Secondly, think through how cloud computing might fit into an IT architecture. In all likelihood, customers will use a mix of cloud computing and on-premise environments, and seamless coexistence is extremely important.
Then I’d say selecting the right provider is the best way to alleviate concerns. Customers want to make sure that their provider has a proven track record delivering services, have expertise working with enterprises, are open and transparent about their privacy and security practices, and that customer data will be protected and not misused. I’d add that a broad and capable partner network is critical to help with customers move from one environment to another.
PressPass: Microsoft already has thousands of customers on Microsoft Online. What are some of the things you’ve seen that make for successful deployments?
Markezich: When companies start down the path of cloud computing, they will in all likelihood be running a hybrid environment – a mix of cloud and on-premise services. Take for example the example of migrating e-mail to Exchange Online. When a user on the old system sends a calendar appointment to a user on the new system, the meeting needs to still take place. Preparing ahead for this co-existence is important for success.
Secondly, planning an identity management system which supports this hybrid environment is important. Federated identity allows the organization to support a single sign-on interface for users, which in turn drives up adoption and user satisfaction.
Finally, companies that have migrated quickly are able to realize the benefits across their organization right away.
PressPass: What does the future look like for companies that adopt cloud computing today?
Markezich: Today, cloud computing presents an opportunity for customers to lower costs as new business models emerge. In the future, businesses will become more agile. IT organizations will expand (or shrink) their IT capacity seamlessly at the click of a mouse, allowing them to focus resources on driving innovation to improve their core business. And they’ll deliver a connected experience to their users, where the cloud serves as a hub, making data available wherever and whenever it is needed.
But the cloud computing paradigm is nascent, and the industry has many challenges to solve before the benefits of cloud computing can truly be realized.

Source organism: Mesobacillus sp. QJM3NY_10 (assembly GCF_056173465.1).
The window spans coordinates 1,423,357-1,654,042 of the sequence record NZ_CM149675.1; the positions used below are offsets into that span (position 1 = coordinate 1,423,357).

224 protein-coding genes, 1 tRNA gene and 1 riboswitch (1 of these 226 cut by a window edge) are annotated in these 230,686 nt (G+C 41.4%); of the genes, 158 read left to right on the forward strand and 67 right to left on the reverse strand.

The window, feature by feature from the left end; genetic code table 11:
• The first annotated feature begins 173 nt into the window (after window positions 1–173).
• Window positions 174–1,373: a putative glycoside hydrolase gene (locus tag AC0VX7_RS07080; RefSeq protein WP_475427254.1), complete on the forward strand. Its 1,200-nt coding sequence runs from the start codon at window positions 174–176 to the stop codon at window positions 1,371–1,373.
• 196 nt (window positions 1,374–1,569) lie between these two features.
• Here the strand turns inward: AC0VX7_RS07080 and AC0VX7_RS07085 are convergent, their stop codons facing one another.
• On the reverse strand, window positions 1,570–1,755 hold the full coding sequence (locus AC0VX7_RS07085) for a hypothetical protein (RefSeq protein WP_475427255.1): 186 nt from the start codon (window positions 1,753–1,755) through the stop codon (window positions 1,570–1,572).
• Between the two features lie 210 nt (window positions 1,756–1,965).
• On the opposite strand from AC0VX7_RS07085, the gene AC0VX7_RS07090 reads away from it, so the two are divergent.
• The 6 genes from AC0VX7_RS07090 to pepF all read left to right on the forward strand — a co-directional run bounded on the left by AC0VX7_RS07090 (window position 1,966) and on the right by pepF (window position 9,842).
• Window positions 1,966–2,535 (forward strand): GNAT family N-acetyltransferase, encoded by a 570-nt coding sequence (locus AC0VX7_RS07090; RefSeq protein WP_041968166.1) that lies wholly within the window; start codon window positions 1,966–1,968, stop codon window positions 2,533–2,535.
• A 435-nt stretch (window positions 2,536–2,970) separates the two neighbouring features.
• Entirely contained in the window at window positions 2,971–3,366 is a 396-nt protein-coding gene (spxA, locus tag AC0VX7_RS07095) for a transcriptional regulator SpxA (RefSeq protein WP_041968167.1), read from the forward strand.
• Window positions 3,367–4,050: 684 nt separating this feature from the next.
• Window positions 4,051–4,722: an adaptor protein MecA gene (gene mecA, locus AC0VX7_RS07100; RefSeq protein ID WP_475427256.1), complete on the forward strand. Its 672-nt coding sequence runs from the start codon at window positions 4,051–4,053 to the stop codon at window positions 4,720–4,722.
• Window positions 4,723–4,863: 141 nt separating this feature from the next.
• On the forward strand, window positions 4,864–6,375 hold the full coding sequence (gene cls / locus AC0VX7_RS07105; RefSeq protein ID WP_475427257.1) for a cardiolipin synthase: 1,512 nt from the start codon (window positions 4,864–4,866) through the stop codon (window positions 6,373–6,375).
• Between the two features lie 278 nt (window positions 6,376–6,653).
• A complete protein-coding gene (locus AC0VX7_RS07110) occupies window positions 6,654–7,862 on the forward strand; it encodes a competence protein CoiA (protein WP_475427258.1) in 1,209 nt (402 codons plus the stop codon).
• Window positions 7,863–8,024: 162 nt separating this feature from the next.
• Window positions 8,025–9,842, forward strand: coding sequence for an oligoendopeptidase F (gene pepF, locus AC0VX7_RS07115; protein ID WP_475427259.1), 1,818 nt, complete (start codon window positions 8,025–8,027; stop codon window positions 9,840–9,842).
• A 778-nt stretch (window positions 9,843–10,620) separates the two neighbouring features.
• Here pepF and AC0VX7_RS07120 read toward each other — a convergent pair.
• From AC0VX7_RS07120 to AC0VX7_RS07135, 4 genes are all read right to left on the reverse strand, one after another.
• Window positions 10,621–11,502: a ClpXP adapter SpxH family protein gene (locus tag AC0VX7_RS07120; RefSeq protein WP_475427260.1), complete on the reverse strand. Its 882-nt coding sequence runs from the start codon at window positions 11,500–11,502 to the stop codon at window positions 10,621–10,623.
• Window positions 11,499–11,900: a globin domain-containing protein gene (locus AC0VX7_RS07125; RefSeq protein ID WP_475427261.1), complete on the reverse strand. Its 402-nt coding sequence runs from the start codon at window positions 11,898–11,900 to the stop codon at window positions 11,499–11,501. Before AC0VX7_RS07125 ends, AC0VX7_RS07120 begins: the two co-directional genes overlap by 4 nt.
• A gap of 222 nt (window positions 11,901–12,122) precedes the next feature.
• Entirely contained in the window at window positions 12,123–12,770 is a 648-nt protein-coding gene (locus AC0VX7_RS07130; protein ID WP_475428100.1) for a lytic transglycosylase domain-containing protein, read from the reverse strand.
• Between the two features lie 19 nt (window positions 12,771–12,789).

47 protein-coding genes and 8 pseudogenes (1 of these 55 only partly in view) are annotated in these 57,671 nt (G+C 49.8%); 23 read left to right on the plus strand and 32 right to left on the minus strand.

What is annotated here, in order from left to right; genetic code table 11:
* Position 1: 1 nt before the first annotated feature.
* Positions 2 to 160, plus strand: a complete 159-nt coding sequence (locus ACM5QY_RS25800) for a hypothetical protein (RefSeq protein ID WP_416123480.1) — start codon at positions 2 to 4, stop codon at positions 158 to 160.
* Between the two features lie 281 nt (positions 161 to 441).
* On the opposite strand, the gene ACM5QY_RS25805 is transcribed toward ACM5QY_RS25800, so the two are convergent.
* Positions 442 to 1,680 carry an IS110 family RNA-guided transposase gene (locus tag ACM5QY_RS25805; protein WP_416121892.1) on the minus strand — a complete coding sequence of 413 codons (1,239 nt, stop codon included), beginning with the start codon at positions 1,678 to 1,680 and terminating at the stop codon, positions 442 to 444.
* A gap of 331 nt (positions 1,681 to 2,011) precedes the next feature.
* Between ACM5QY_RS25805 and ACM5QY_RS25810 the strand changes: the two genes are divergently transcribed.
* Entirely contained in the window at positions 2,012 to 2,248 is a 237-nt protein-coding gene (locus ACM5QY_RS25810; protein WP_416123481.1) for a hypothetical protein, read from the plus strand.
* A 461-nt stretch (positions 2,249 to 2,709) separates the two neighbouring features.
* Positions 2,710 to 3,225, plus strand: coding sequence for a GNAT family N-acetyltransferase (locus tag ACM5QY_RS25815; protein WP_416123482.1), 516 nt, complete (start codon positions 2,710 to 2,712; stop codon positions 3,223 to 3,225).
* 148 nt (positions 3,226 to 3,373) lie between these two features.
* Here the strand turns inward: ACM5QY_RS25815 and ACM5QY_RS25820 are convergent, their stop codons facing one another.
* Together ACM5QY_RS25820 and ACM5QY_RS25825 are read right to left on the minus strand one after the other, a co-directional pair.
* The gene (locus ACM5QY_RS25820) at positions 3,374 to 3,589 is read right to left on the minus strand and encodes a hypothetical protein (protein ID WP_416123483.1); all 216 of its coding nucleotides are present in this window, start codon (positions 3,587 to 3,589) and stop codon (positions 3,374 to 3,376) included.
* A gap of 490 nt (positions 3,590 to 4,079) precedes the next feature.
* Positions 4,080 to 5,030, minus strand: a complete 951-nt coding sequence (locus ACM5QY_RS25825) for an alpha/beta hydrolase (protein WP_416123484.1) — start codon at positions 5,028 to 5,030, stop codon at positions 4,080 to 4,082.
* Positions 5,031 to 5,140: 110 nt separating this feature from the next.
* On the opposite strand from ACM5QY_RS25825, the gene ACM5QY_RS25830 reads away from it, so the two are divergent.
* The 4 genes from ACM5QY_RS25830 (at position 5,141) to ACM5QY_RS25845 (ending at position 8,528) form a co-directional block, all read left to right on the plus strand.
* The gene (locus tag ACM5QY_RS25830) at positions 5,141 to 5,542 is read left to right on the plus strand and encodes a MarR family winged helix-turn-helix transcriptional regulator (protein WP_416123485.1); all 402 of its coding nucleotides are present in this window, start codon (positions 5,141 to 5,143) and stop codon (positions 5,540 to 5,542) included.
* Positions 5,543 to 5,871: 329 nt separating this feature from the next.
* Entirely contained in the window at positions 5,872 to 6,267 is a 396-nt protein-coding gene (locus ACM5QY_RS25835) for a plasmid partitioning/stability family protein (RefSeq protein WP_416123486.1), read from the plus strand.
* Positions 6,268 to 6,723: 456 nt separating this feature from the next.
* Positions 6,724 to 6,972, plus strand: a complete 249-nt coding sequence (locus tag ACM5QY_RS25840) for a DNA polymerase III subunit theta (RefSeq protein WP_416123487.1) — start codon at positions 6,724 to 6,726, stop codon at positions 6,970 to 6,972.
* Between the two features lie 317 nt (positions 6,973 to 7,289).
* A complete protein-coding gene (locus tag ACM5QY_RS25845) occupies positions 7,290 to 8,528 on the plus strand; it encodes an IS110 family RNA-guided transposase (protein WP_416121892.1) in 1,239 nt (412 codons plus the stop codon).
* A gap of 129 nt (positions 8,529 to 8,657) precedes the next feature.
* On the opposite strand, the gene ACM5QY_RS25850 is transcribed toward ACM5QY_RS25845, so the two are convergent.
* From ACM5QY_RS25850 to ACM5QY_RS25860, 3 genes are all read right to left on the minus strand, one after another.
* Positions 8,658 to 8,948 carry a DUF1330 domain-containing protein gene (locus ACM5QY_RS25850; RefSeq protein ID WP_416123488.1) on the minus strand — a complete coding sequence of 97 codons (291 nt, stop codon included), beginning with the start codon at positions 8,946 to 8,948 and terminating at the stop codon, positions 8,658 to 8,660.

PressPass: What are the unique strengths Microsoft has in this space?
Markezich: We think cloud computing provides significant opportunities for our customers to take advantage of new ways to business, but this is a marathon and not a sprint. It will take time for customers to truly embrace the cloud in a big way. Because Microsoft sees a hybrid world of software-plus-services, we will be ready for customers to adopt cloud computing at the pace that is right for them.
From the Video: Five Considerations for CIOs Considering Cloud Computing
Ron Markezich offers practical guidelines for CIOs considering cloud computing for their organizations.
Cloud computing should integrate into your existing IT architecture in such a way that you can benefit from both traditional and cloud environments. Use cloud services for applications that don’t offer competitive advantage.
Prepare your organization and ecosystem for the changes and benefits cloud computing will bring.
Plan carefully for identity management so that integration with any cloud service is seamless.
Choose which applications to start with. Try to keep risk and implementation workload low but at the same time drive excitement for the new services. SharePoint Online is a product that achieves both of those objectives.
Spend time finding a provider who you can bet your business on. You’ll want to look for experience delivering cloud services to enterprises as well as a strong partner ecosystem to help with your specific needs. Also make sure that the provider you choose has the appropriate security and privacy controls and procedures in place to deliver reliable and trusted services.